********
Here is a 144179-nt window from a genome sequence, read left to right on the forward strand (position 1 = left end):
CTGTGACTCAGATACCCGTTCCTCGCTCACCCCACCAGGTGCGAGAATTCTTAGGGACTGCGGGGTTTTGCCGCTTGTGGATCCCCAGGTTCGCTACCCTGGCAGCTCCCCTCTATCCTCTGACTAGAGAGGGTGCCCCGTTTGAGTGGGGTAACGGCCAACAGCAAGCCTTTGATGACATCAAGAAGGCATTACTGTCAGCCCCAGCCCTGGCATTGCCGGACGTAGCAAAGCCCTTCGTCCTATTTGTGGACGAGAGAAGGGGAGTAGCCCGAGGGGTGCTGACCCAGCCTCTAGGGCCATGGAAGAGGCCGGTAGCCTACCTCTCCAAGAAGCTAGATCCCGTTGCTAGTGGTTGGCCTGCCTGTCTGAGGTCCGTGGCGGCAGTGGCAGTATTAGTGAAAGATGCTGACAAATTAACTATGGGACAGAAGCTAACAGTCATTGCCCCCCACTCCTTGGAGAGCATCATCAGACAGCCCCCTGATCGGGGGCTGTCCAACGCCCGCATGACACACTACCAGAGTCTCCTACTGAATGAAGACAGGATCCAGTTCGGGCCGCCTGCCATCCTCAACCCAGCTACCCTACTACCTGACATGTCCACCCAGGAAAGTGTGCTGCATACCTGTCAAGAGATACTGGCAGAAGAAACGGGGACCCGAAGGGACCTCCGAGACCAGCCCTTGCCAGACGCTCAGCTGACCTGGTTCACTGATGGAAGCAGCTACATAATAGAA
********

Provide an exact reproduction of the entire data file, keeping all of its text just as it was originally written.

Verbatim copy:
Here is a 144179-nt window from a genome sequence, read left to right on the forward strand (position 1 = left end):
CTGTGACTCAGATACCCGTTCCTCGCTCACCCCACCAGGTGCGAGAATTCTTAGGGACTGCGGGGTTTTGCCGCTTGTGGATCCCCAGGTTCGCTACCCTGGCAGCTCCCCTCTATCCTCTGACTAGAGAGGGTGCCCCGTTTGAGTGGGGTAACGGCCAACAGCAAGCCTTTGATGACATCAAGAAGGCATTACTGTCAGCCCCAGCCCTGGCATTGCCGGACGTAGCAAAGCCCTTCGTCCTATTTGTGGACGAGAGAAGGGGAGTAGCCCGAGGGGTGCTGACCCAGCCTCTAGGGCCATGGAAGAGGCCGGTAGCCTACCTCTCCAAGAAGCTAGATCCCGTTGCTAGTGGTTGGCCTGCCTGTCTGAGGTCCGTGGCGGCAGTGGCAGTATTAGTGAAAGATGCTGACAAATTAACTATGGGACAGAAGCTAACAGTCATTGCCCCCCACTCCTTGGAGAGCATCATCAGACAGCCCCCTGATCGGGGGCTGTCCAACGCCCGCATGACACACTACCAGAGTCTCCTACTGAATGAAGACAGGATCCAGTTCGGGCCGCCTGCCATCCTCAACCCAGCTACCCTACTACCTGACATGTCCACCCAGGAAAGTGTGCTGCATACCTGTCAAGAGATACTGGCAGAAGAAACGGGGACCCGAAGGGACCTCCGAGACCAGCCCTTGCCAGACGCTCAGCTGACCTGGTTCACTGATGGAAGCAGCTACATAATAGAA